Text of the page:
In view of the state's policy of strictly construing exclusion clauses, we conclude that the Supreme Court of Louisiana would distinguish Trappey and hold that the definition of an "employee" for the purposes of the favored workmen's compensation remedy is broader than the definition for the purposes of a disfavored exclusion clause. See Travelers Ins. Co. v. Brown, 5 Cir. 1964, 338 F.2d 229, 236-238. To establish that a partner is an employee of his partnership for the purposes of an exclusion clause, there must be a clearer showing of an employee-employer relationship than was made here.
Birmingham insists that Mrs. Adolph is estopped from denying that her husband was an employee of the partnership because she filed an action under the partnership's workmen's compensation policy asserting that he was an employee. In light of our previous discussion of "employee", we hold that there is no merit to this contention.
Birmingham also argues that the jury's verdict fixing the negligence of Louis Adolph as the proximate cause of the accident and exonerating the driver of the other car was against the weight of the evidence. There are two theories of how the accident occurred: First, that Louis stopped in the right hand lane before making his left turn and was struck from the rear by the oncoming car; and second, that Louis turned left into the path of the oncoming car, which was then passing him. On the first theory, the inference would be that the driver of the other car was responsible for the accident; on the second, that it was Louis Adolph's fault. We have carefully examined the record. There was ample evidence to support the second theory of the accident.
Finally, Birmingham contends that the verdict was excessive. Federal courts do not have the latitude that Louisiana courts have to review the facts and modify jury verdicts. Hanover Fire Ins. Co. v. Sides, 5 Cir. 1963, 320 F.2d 437, 442-443; Atlantic Refining Co. v. Evans, 5 Cir. 1958, 251 F.2d 277; Greyhound Corp. v. Dewey, 5 Cir. 1957, 240 F.2d 899, 904.
The judgment of the district court is affirmed.
The Louisiana direct action statute, LSA-R.S. § 22:655, allows a party injured in an accident in Louisiana to bring a direct action against the insurer alone, without joining the insured. Before the amendment of 28 U.S.C. § 1332(c), this statute opened the doors of the federal courts whenever the insurance company was incorporated and had its principal place of business in a state other than Louisiana. Plaintiffs found the federal courts particularly attractive because facts found by juries could not be reviewed on appeal as they could be by the state appellate courts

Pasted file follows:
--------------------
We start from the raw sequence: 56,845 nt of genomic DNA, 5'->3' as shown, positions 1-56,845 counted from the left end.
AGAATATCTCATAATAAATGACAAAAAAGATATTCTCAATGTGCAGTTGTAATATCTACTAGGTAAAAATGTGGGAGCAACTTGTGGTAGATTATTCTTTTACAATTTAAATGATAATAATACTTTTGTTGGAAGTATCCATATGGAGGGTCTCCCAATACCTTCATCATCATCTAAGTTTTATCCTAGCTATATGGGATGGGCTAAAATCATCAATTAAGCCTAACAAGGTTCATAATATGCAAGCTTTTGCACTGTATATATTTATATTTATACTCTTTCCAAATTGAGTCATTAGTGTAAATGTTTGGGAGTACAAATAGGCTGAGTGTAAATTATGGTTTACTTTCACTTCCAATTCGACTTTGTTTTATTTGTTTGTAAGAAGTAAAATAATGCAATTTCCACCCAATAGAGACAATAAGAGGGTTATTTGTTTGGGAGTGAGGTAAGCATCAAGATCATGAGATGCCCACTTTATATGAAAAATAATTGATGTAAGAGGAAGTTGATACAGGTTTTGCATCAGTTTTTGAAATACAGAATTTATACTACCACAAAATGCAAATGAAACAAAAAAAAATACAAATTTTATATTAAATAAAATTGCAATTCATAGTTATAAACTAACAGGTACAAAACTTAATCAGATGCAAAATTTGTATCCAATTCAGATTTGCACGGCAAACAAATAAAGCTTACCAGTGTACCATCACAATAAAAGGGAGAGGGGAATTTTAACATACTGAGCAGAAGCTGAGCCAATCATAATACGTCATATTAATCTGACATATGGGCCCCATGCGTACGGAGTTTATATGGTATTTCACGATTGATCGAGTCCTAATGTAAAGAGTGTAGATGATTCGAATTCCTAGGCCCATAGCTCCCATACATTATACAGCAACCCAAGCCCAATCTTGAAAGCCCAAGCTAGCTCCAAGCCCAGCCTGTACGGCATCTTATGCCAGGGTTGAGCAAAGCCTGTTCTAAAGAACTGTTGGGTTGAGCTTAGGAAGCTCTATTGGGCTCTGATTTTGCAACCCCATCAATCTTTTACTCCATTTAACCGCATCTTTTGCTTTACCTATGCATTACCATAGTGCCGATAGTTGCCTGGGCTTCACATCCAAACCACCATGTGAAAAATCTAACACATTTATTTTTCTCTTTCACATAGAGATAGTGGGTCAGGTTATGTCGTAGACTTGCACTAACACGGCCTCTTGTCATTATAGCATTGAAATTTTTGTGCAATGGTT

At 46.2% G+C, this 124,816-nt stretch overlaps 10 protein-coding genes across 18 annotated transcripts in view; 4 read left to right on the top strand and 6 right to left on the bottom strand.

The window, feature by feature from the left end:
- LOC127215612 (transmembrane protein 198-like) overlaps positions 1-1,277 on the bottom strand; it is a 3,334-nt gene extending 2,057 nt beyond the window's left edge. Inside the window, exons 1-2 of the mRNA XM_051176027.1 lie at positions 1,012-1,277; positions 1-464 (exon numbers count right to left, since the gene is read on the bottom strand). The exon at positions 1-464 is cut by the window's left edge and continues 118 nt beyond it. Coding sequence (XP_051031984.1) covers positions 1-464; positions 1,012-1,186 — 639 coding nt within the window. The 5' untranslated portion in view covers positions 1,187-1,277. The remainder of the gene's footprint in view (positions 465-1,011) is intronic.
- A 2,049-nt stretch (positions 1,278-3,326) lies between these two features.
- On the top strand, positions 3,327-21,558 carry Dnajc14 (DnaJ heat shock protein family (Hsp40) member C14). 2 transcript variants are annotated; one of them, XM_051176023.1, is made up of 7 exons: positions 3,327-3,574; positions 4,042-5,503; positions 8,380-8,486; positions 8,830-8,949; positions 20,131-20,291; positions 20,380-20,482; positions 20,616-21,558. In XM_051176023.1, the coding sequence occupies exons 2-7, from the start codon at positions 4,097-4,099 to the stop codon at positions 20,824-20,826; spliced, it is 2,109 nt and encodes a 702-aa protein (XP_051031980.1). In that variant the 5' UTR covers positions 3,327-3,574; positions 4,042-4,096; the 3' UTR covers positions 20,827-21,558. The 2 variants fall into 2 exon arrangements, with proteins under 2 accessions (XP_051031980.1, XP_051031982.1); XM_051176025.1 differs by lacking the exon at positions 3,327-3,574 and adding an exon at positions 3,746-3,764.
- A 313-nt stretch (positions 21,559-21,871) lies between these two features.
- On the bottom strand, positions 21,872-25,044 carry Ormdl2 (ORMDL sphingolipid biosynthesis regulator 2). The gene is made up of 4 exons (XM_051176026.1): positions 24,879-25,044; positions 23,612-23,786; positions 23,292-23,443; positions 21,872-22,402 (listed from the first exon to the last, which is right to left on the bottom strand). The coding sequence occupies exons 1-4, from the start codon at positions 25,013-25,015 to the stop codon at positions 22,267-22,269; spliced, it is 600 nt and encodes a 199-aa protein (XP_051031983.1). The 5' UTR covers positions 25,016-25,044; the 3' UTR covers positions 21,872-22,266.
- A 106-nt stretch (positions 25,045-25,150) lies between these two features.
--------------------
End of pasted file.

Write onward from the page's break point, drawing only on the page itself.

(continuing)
Primarily to remedy the overburdening of the federal courts in Louisiana, Congress amended 28 U.S.C. § 1332(c) in 1964 by adding a proviso that:
In any direct action against the insurer of a policy or contract of liability insurance, whether incorporated or unincorporated, to which action the insured is not joined as a party-defendant, such insurer shall be deemed a citizen of the State of which the insured is a citizen * * *.
See 1964 U.S.Code, Congressional & Admin.News, pp. 2778-84.
The father had no interest in the partnership
Carpenter held that a contract of employment and the drawing of a salary in addition to the partner's share of profits was necessary to bring a partner within the workmen's compensation definition of "employee". Judge Tate dissented primarily on the ground that the compensation statute should be construed liberally.
We think * * * that "* * * the construction of the Workmen's Compensation Act that a member of a partnership, who works for the partnership, and while so engaged is injured, is not an employee within the meaning of the act, is an exceedingly narrow construction of the act, * * *" and, we might add, directly contrary to the spirit of the compensation statute of this State as recognized by the jurisprudence to the effect that its provisions should be liberally construed in order to provide the full benevolent effect intended by the lawmaker. Trappey v. Lumbermen's Mutual Casualty Co., 86 So.2d at 517